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Hundreds of people had been rescued by boat and canoe from their flooded homes over the past few days. Those rescue operations were winding down in Nashville on Tuesday, though emergency management officials were checking a report of a house floating in a northern neighborhood, trying to determine if anyone was in it.
It remained unclear how many — if any — people were missing in Tennessee. Authorities in southcentral Kentucky searched Tuesday for a kayaker who was last seen Monday afternoon in the swollen Green River.
"Those in houses that have been flooded and some of those more remote areas, do we suspect we will find more people? Probably so," Nashville Fire Chief Kim Lawson said. "We certainly hope that it's not a large number." (1)
We posted several Nashville flooding pictures and videos yesterday, but this gorgeous, artfully made montage is so moving that it deserves your attention — (2)
In Nashville, which had its third-rainiest day ever on Saturday, followed by record-breaking rainfall on Sunday, life has been turned upside down. Nothing can be stranger than, in the midst of chaos and tragedy, finding a building floating past dozens of abandoned cars on an interstate:
As if that wasn't odd enough, WKRN in Nashville ran this video piece, in which a reporter said that piranhas had escaped from their aquarium and were at large, swimming the inundated halls of the Opry Mills Mall.
The Opry Mills Mall is a pretty big place, and it's just been humbled -- like much of the Nashville area -- by the swollen Cumberland River: Link
Tennessee officials have confirmed a flood death in Memphis, bringing the state's toll from last weekend's storms to 20. The national toll is 30.
Nashville Mayor Karl Dean said Thursday that the Cumberland River has dipped below flood stage a day earlier than expected, falling to 39.5 feet. But recovery could take weeks, especially in the city's iconic country music and tourism industry. Damage is estimated at more than $1 billion. And the worst may not be over: Rural western Kentucky was bracing for what could be its worst flooding in 200 years.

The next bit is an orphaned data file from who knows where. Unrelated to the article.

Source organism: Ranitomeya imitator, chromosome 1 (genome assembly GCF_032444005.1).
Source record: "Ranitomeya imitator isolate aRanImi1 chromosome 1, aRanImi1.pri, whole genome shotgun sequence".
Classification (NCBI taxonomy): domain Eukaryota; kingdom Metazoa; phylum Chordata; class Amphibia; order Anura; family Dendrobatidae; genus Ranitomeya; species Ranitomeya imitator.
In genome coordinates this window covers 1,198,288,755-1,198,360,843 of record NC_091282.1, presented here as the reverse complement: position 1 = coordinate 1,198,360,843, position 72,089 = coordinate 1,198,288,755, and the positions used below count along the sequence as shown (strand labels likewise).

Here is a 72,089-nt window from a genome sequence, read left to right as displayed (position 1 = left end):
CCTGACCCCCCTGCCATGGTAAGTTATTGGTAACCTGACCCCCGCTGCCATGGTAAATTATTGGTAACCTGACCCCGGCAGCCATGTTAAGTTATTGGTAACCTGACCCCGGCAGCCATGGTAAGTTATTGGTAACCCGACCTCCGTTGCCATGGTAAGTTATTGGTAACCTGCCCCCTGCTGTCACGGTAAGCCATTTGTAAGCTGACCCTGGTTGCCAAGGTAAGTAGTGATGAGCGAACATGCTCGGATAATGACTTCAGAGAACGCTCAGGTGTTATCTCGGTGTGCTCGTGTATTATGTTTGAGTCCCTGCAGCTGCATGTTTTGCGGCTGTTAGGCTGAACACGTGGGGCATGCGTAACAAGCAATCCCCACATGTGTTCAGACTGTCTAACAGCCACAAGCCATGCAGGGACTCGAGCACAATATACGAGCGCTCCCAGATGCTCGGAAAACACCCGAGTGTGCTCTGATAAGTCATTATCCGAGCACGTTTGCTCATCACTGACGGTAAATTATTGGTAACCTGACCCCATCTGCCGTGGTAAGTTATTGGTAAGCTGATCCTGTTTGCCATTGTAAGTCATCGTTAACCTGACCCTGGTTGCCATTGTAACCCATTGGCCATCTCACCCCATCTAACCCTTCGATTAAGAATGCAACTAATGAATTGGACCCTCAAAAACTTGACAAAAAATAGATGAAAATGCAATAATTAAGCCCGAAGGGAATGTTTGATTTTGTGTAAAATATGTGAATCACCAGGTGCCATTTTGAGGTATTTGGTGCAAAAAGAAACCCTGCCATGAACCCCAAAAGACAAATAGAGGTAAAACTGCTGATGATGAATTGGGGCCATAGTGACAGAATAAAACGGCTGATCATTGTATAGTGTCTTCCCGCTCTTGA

An additional 10 people were killed in storms in Kentucky and Mississippi. Authorities are searching for at least four more people missing in Tennessee and Kentucky. Link
LOUISVILLE, Ky. — The U.S. Coast Guard is warning that some rural parts of Kentucky are about to be inundated by the worst flooding in 200 years.
Coast Guard Lt. Jennifer Jessee, chief of waterways management with the marine safety unit in Paducah, said rising waters would reach their highest levels by the weekend.
Seventy-three counties in Kentucky have declared states of emergency due to the flooding, and teams from the Federal Emergency Management Agency arrived Thursday to begin assessing the damage.
Jessee said the Coast Guard has banned recreational boating on the Tennessee and Cumberland rivers as well as Kentucky Lake and Lake Barkley due to hazardous conditions.
Meanwhile, officials continue to search swift-moving, debris-filled rivers for two missing kayakers. Link